The Central Intelligence Agency reportedly used an immunization survey as a ruse during the hunt for Osama bin Laden three years ago in a program, which is said to not have yielded the desired results.
Since that time villagers in some Pakistani communities have rebuffed immunization efforts by various aid organizations, fearing that they may, in fact, be similar ruses designed to help hunt terrorists in the area.
As a result of the situation, a dozen deans of U.S. public health schools wrote president Obama in protest, complaining that such operations damage legitimate public health efforts. Now, the administration has responded to the deans’ concerns, and promised to end the program which uses fake immunizations as a cover for covert operations.
In January 2013 the deans of 12 U.S. public health schools complained that the CIA had used Pakistani surgeon Shakil Afridi to covertly collect DNA samples under the guise of conducting a hepatitis immunization survey. The effort was unsuccessful and Afridi was sentenced to 23 years in prison after being found guilty of treason by the Pakistani government.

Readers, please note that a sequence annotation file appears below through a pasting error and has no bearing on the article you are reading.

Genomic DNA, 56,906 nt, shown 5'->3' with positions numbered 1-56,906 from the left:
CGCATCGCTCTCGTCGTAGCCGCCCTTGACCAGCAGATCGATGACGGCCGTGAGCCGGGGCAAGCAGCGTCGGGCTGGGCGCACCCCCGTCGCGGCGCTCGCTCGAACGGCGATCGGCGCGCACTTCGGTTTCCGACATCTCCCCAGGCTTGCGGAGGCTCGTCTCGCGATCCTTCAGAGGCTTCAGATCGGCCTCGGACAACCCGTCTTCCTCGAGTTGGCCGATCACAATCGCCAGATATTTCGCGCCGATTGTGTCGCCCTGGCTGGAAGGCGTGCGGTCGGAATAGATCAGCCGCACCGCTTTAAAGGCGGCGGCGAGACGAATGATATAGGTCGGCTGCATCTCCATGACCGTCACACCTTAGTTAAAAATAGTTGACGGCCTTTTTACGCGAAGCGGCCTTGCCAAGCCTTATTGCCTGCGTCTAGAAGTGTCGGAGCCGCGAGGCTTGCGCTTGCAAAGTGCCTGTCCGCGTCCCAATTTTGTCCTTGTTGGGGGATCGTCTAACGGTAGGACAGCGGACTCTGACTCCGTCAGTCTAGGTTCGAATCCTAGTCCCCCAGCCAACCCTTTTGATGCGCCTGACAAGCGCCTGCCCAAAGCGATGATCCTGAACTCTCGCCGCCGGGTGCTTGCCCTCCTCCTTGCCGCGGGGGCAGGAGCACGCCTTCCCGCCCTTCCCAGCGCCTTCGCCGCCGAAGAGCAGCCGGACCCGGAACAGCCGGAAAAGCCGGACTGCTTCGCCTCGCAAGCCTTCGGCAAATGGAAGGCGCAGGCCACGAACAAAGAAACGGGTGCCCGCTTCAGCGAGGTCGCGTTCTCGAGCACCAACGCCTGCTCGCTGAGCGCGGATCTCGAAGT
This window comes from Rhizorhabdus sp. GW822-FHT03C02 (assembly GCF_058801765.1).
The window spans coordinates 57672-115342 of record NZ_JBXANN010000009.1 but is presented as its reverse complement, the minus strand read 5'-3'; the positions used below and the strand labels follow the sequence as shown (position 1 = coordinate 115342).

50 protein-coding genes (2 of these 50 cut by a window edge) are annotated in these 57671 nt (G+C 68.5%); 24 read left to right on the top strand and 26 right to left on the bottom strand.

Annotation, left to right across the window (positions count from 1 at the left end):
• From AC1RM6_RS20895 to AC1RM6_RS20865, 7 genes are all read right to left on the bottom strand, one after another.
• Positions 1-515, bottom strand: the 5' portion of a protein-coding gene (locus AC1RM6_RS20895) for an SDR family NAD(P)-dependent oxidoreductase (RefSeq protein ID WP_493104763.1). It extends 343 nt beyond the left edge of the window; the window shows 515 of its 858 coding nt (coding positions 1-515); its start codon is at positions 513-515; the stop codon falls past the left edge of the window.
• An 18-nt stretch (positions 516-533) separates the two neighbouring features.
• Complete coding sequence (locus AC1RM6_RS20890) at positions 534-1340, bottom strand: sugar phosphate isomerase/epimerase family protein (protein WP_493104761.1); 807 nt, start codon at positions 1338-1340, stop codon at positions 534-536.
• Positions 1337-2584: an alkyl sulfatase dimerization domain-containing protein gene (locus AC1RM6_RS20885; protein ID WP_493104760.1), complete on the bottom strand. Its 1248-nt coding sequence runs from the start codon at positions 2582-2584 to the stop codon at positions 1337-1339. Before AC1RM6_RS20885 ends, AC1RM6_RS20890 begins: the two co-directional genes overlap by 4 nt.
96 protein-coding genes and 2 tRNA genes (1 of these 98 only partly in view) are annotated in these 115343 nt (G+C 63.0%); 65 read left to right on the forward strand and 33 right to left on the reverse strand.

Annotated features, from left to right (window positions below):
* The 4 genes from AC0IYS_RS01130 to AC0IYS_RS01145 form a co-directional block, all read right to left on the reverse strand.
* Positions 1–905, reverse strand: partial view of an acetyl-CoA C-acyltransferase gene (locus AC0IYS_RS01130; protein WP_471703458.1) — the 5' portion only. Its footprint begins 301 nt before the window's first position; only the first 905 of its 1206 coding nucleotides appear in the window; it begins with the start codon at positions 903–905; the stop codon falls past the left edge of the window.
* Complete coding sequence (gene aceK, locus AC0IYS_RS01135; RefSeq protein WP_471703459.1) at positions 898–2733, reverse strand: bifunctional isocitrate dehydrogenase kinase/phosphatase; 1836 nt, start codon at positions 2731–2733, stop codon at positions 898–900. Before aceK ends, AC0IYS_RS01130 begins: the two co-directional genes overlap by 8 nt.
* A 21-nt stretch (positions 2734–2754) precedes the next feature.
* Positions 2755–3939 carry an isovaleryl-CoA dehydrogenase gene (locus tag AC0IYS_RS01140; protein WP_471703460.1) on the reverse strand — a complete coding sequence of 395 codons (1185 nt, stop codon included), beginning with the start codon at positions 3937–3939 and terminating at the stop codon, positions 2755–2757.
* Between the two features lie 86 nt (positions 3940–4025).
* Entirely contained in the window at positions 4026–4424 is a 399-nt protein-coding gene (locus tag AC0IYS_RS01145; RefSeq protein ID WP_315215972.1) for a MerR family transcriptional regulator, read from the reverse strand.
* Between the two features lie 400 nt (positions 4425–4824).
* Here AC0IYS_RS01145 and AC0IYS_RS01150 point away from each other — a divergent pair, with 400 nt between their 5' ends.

The deans complained that using “humanitarian public health service” as a guise for an intelligence-gathering effort may result in serious collateral consequences that could affect the public health of local communities.
In late May, the Obama administration pledged to put an end to such programs, saying that it would “make no operational use of vaccination programs, which includes vaccination workers.”
The pledge comes in the wake of the killing of several public health workers in Pakistan, as some locals revolted against polio vaccination efforts. As a result of the attacks, vaccination efforts have been reduced, and polio appears to be spreading incrementally.
The increased instances of the disease lead to the World Health Organization declaring the spread of polio to be a global health emergency.